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If you're stranded with a dead battery, and someone offers to jump-start it, you might have some questions about this process. One common question is how long it will take to charge the battery. We researched the science behind jumpstarting car batteries from various professional sources so that you'll know for sure how long it will take to get it charged.
If your car battery is still usable, your car will start up a few moments after the battery has been connected to the donor battery. But even though the battery has enough juice to start your vehicle, it doesn't mean that it is fully charged.
To fully charge your battery, you will need to keep your car running for at least 20 minutes after it has been jump-started.
Now that we know how long it takes to charge the battery, we'll look at all of the steps you need to take to jump your car battery. You might also be curious if revving the engine will charge the battery or if the car battery can die from just sitting. Keep reading this post for all the answers to these questions and more!
How Do You Jumpstart A Car Battery?
Jump-starting a battery is more complicated than just hooking up the jumper cables to the battery terminals. For starters, you'll want to make sure they are connected in the proper order.
Failure to follow proper procedure when jumping a battery can damage one or both vehicles and pose potential safety risks to you.
If you've never jumped a car battery before, or it's been a bit since you last did it and need a refresher, we've outlined the entire process below in some easy-to-follow steps.
Park The Donor Car
You'll want to park the car with the donor battery strategically. Parking it so that the two batteries are close together is recommended.
Sometimes, this won't be possible, but this shouldn't be an issue as the cables are long. Once the donor car is safely parked, you'll need to pop open its hood.
Attach The Cables In The Correct Order
This step is crucial. Attaching the cables in the wrong places or out of order can damage the cars. It also poses a safety risk to you and anyone else close by.
With the donor car running, attach one red (positive) cable clamp to the positive battery terminal of the donor battery.
Then, attach the other red (positive) cable clamp to the battery terminal on the dead battery. Be careful not to let the other clamps touch you or any other object!
Attach the black (negative) cable clamp to the negative battery terminal on the donor battery. Lastly, attach the other black (negative) cable clamp to an unpainted metal surface on the engine block of the jumped car.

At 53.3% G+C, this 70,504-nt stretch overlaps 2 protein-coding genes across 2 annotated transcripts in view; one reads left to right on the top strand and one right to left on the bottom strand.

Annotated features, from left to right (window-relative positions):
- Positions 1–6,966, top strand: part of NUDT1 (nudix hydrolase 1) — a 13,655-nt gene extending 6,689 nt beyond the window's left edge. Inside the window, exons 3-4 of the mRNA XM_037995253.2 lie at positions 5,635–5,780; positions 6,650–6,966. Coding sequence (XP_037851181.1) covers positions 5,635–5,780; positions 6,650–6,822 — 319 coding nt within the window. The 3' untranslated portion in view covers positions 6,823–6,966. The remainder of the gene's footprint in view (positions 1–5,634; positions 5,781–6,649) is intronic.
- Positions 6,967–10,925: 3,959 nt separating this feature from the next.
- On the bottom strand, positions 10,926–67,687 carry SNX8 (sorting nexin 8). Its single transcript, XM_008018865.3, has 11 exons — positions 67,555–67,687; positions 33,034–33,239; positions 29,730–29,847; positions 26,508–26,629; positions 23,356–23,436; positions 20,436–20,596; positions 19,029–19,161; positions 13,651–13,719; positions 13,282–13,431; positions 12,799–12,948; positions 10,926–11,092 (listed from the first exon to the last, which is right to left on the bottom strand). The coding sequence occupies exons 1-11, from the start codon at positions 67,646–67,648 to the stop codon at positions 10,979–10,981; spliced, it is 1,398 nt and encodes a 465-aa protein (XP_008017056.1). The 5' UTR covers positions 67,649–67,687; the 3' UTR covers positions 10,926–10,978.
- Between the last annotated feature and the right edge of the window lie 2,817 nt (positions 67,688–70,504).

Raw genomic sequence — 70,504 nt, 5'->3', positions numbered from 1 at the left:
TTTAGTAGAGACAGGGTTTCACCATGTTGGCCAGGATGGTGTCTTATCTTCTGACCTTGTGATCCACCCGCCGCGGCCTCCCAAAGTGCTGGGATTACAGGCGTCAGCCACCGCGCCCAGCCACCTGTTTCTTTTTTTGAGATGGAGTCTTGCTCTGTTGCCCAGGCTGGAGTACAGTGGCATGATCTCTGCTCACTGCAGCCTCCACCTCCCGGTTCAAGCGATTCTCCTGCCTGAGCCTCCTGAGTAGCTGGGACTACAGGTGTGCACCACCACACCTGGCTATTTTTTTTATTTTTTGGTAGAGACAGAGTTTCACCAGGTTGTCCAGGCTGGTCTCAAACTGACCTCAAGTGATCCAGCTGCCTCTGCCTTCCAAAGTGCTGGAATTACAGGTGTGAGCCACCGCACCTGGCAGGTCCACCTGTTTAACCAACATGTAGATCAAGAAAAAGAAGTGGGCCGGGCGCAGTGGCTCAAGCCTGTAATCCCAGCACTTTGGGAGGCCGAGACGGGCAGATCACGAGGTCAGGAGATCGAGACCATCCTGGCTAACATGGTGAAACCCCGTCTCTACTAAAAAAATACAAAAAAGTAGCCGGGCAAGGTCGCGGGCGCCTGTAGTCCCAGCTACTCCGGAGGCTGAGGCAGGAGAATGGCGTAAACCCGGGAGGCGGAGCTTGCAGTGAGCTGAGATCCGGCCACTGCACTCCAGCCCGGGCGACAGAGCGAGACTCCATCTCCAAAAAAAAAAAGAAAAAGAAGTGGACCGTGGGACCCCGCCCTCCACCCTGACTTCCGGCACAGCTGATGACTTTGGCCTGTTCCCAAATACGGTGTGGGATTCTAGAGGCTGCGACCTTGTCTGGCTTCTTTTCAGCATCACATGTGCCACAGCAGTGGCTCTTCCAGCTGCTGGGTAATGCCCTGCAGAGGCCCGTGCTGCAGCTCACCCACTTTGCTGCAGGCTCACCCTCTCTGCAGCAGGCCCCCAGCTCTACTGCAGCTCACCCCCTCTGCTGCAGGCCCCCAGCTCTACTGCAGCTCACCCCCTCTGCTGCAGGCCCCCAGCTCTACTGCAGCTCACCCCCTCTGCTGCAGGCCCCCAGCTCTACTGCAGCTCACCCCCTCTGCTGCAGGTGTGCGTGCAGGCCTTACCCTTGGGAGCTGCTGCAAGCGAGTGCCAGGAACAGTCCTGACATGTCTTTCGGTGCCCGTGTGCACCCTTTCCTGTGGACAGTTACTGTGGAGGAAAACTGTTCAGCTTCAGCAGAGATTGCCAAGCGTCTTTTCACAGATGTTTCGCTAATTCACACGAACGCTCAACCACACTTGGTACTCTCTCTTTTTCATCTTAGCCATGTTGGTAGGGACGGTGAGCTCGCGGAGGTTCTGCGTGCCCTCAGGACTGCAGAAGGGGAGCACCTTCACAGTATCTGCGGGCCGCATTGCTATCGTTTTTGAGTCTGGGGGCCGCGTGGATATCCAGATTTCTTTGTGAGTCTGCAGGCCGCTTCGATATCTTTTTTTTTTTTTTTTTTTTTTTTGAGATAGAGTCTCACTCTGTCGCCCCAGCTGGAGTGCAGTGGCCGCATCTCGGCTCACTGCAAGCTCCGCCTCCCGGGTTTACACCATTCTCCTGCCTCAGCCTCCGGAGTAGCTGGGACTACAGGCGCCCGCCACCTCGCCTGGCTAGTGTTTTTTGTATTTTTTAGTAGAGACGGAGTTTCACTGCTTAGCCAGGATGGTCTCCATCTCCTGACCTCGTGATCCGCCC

Start The Car With The Dead Battery
You should be able to start the car with the dead battery. If it doesn't start, you might have a battery that will no longer hold a charge. This will mean that a new battery is needed.
Disconnect The Cable Clamps
Once the car being jumped has been successfully started, disconnect the black (negative) cable clamps first. Follow with disconnecting the red (positive) cable clamps. At this point, you can close the hoods of both vehicles.
Let Your Car Run
Your battery won't be very charged right away. It's important to let your car run for a minimum of 20 minutes after it has been jumped.
The car's alternator functions as an electrical generator. But it only works whenever the engine is running. As long as the vehicle is running, the alternator will work to finish charging the battery.
Shutting off your car's engine too soon might result in the battery not having enough juice to start again. This means you'll have to arrange for yet another jump start.
For best practices, take a drive after you've been jumped to ensure that the battery gets fully recharged.
Does Revving The Engine Charge The Car Battery?
You may have heard before that you can charge the battery faster if you rev the engine. This is technically true but not always the best way to fully recharge your battery.
Revving the engine will make the crankshaft turn. This forces the alternator to work at its hardest. The more output from the alternator, the faster the battery is charged.
For best results, drive your car for a minimum of 20 minutes. The acceleration from driving will accomplish the same thing, and at least you'll be in motion and not stuck parked in a place that may not be safe.